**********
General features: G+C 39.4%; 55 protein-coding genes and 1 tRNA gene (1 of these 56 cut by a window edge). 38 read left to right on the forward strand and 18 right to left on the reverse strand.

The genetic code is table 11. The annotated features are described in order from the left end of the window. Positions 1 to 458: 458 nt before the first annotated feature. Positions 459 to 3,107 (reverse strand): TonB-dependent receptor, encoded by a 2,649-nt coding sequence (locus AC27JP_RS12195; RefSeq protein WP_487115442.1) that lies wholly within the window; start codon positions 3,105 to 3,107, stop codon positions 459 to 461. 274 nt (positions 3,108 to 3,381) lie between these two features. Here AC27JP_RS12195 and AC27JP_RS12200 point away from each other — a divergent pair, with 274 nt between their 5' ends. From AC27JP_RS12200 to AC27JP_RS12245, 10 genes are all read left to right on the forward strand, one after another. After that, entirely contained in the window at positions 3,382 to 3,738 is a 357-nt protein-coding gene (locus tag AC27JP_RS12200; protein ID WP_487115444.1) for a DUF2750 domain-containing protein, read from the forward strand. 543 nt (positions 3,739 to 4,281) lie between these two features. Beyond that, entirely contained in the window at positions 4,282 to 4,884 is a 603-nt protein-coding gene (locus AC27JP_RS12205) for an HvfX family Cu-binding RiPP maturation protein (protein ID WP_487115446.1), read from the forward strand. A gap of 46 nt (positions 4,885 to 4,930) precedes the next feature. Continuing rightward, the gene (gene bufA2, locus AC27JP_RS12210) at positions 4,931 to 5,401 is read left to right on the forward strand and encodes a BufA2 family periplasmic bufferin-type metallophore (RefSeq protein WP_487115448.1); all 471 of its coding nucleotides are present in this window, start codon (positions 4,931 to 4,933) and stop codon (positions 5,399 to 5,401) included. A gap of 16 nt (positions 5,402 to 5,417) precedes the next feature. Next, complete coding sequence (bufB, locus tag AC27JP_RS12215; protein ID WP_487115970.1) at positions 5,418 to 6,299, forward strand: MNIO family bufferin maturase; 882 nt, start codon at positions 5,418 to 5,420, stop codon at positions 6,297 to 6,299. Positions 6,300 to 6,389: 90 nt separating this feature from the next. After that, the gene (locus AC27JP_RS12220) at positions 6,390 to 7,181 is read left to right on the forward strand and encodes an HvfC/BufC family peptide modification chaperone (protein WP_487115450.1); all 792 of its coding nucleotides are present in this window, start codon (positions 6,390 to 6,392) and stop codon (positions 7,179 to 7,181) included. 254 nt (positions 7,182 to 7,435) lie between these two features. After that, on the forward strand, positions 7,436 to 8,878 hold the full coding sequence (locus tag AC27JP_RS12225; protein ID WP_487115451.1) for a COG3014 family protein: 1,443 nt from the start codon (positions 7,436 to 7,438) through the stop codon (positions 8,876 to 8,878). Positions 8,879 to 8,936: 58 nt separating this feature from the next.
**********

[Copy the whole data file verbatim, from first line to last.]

General features: G+C 39.4%; 55 protein-coding genes and 1 tRNA gene (1 of these 56 cut by a window edge). 38 read left to right on the forward strand and 18 right to left on the reverse strand.

The genetic code is table 11. The annotated features are described in order from the left end of the window. Positions 1 to 458: 458 nt before the first annotated feature. Positions 459 to 3,107 (reverse strand): TonB-dependent receptor, encoded by a 2,649-nt coding sequence (locus AC27JP_RS12195; RefSeq protein WP_487115442.1) that lies wholly within the window; start codon positions 3,105 to 3,107, stop codon positions 459 to 461. 274 nt (positions 3,108 to 3,381) lie between these two features. Here AC27JP_RS12195 and AC27JP_RS12200 point away from each other — a divergent pair, with 274 nt between their 5' ends. From AC27JP_RS12200 to AC27JP_RS12245, 10 genes are all read left to right on the forward strand, one after another. After that, entirely contained in the window at positions 3,382 to 3,738 is a 357-nt protein-coding gene (locus tag AC27JP_RS12200; protein ID WP_487115444.1) for a DUF2750 domain-containing protein, read from the forward strand. 543 nt (positions 3,739 to 4,281) lie between these two features. Beyond that, entirely contained in the window at positions 4,282 to 4,884 is a 603-nt protein-coding gene (locus AC27JP_RS12205) for an HvfX family Cu-binding RiPP maturation protein (protein ID WP_487115446.1), read from the forward strand. A gap of 46 nt (positions 4,885 to 4,930) precedes the next feature. Continuing rightward, the gene (gene bufA2, locus AC27JP_RS12210) at positions 4,931 to 5,401 is read left to right on the forward strand and encodes a BufA2 family periplasmic bufferin-type metallophore (RefSeq protein WP_487115448.1); all 471 of its coding nucleotides are present in this window, start codon (positions 4,931 to 4,933) and stop codon (positions 5,399 to 5,401) included. A gap of 16 nt (positions 5,402 to 5,417) precedes the next feature. Next, complete coding sequence (bufB, locus tag AC27JP_RS12215; protein ID WP_487115970.1) at positions 5,418 to 6,299, forward strand: MNIO family bufferin maturase; 882 nt, start codon at positions 5,418 to 5,420, stop codon at positions 6,297 to 6,299. Positions 6,300 to 6,389: 90 nt separating this feature from the next. After that, the gene (locus AC27JP_RS12220) at positions 6,390 to 7,181 is read left to right on the forward strand and encodes an HvfC/BufC family peptide modification chaperone (protein WP_487115450.1); all 792 of its coding nucleotides are present in this window, start codon (positions 6,390 to 6,392) and stop codon (positions 7,179 to 7,181) included. 254 nt (positions 7,182 to 7,435) lie between these two features. After that, on the forward strand, positions 7,436 to 8,878 hold the full coding sequence (locus tag AC27JP_RS12225; protein ID WP_487115451.1) for a COG3014 family protein: 1,443 nt from the start codon (positions 7,436 to 7,438) through the stop codon (positions 8,876 to 8,878). Positions 8,879 to 8,936: 58 nt separating this feature from the next.